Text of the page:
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The path to ending poverty starts with the environment

From the very beginning, when God created the earth and everything in it, He called His creation good and put humans in charge of it. We can fulfill our call to steward creation when we keep our planet beautiful and sustainable for future generations. In doing so, we also care for those who suffer from poverty. These two callings – to care for the earth and those who live on it – are inextricably linked and are key to solving bigger issues related to global humanitarian crises.

There are more than 800 million people around the world living in poverty and 85% of them live in areas affected by an environmental crisis. Oftentimes, the poorest areas lack the resources needed to prepare for disasters or to combat environmental changes. To help alleviate poverty, we must work together to make a change on the environmental problems that disproportionately impact the most vulnerable. 

Floods, famine and weather-related catastrophes go hand-in-hand with issues of climate change, soil erosion and deforestation. These most severely affect individuals in developing countries. 

Historically, climate change has been a debated topic within the evangelical church, but it is vital to understand the links between climate change, food insecurity, and global poverty. 

Studies show that 85% of the world's most vulnerable people rely on their small farms and personal gardens for survival, but environmental shifts have created monumental impacts. For instance, unprecedented extreme flooding in Thailand and extreme drought in Ethiopia have caused food insecurity as climate change is disrupting certain signs, cues and processes for the cultivation, planting and harvesting seasons.  These disruptions present challenges with which farmers previously have never dealt. 

While this problem might seem too big to tackle, there are real tangible solutions to counter these environmental changes. One example is reforestation. Trees are essential in the prevention of soil erosion and heal barren hillsides where the land can once again be productive for farmers. Trees also can restore soil by bringing deeper nutrients to the surface and returning organic materials into the ground. Trees restore the soil, draw down carbon from the atmosphere, reduce temperatures and increase rain and groundwater. Through initiatives such as establishing tree nurseries where seedlings are grown and prepared to be planted on hillsides, steps toward reforestation are accomplished. Additionally, agroforestry, a process of incorporating trees into food growing systems, can further add nutrients to food crops and make farming more productive.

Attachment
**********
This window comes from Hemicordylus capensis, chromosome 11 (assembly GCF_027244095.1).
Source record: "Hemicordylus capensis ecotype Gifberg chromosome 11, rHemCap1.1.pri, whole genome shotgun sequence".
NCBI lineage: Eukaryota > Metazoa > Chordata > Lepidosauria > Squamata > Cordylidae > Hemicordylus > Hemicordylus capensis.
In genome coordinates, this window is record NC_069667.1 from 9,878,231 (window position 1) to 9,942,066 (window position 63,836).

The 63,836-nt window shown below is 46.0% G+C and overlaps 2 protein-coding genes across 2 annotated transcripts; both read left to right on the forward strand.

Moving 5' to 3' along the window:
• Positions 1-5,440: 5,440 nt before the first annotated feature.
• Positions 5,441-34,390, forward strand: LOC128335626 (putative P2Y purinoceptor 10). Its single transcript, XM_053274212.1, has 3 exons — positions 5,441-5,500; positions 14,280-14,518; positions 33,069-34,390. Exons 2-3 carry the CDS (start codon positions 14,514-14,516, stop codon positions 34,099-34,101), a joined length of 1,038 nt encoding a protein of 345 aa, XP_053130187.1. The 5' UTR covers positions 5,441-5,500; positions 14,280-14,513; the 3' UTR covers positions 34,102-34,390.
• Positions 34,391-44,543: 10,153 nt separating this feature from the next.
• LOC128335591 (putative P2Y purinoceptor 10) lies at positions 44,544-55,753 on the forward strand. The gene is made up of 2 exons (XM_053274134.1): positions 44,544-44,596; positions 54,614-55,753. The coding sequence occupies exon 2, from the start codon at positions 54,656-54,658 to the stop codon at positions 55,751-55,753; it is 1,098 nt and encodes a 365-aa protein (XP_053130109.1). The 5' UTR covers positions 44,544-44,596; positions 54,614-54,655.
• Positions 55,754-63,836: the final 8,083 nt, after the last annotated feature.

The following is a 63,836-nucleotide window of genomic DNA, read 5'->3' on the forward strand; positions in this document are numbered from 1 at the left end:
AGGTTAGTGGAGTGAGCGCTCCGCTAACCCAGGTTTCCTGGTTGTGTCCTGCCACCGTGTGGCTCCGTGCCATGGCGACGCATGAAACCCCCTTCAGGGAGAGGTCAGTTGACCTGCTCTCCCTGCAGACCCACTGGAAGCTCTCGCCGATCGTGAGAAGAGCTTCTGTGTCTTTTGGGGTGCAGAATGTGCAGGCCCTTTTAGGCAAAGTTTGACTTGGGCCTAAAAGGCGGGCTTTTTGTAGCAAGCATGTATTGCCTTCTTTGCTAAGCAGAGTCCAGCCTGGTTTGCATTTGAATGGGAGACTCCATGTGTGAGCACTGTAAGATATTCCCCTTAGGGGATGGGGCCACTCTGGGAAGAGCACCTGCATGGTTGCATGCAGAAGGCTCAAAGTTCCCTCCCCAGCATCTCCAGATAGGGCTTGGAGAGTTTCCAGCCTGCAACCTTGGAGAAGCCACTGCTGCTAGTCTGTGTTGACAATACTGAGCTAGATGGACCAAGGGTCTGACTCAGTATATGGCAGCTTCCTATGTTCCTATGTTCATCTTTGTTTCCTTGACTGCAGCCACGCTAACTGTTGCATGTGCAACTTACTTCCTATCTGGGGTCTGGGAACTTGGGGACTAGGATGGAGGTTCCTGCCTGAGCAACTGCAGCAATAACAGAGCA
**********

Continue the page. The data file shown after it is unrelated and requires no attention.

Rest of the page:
All of these efforts are critical to long-term survival, not only because more productive soil empowers farmers to feed their families, but it also provides stability for financial saving and building economic resilience. Growing out of poverty makes individuals less vulnerable to a myriad of other social challenges including sex trafficking, child soldier recruitment and forced labor. In countries like Ethiopia where deforestation contributes to water being more scarce, women and children spend hours each day collecting water. The time spent retrieving water takes away from their ability to earn an income, manage businesses or go to school, as well as exposing them to many safety risks. When poverty is addressed at its root and environmental obstacles like deforestation are tackled, the lives of women and children are positively affected. It is a chain reaction. 

The connection between poverty and the environment reveals the critical need for evangelicals to speak into the climate change conversation. By addressing environmental issues, Christians can show compassion for their neighbors and care about protecting this planet that God thoughtfully created. 

Churches in many parts of the world also play a critical role in this conversation, often leading efforts in support of environmental stewardship and sustainable living. As a church leader, consider what role you and your church can play in supporting creation care and encouraging others to do the same.

Download a free church Earth Day resource kit at

Philippe Lazaro is a storyteller at Plant With Purpose.

Plant With Purpose is the nation’s leading Christian environmental organization. Founded in 1984, Plant With Purpose operates at the nexus of poverty alleviation, environmental restoration, and spiritual renewal. Through years of holistic, community-led innovation, Plant With Purpose supports local leadership in global communities to equip families to reverse the structural and environmental root causes of rural poverty. This model transforms entire watersheds by integrating reforestation, regenerative agriculture, savings group activities, and environmental restoration. Plant With Purpose has planted more than 40 million trees globally and will double that number by 2030. For more information, visit

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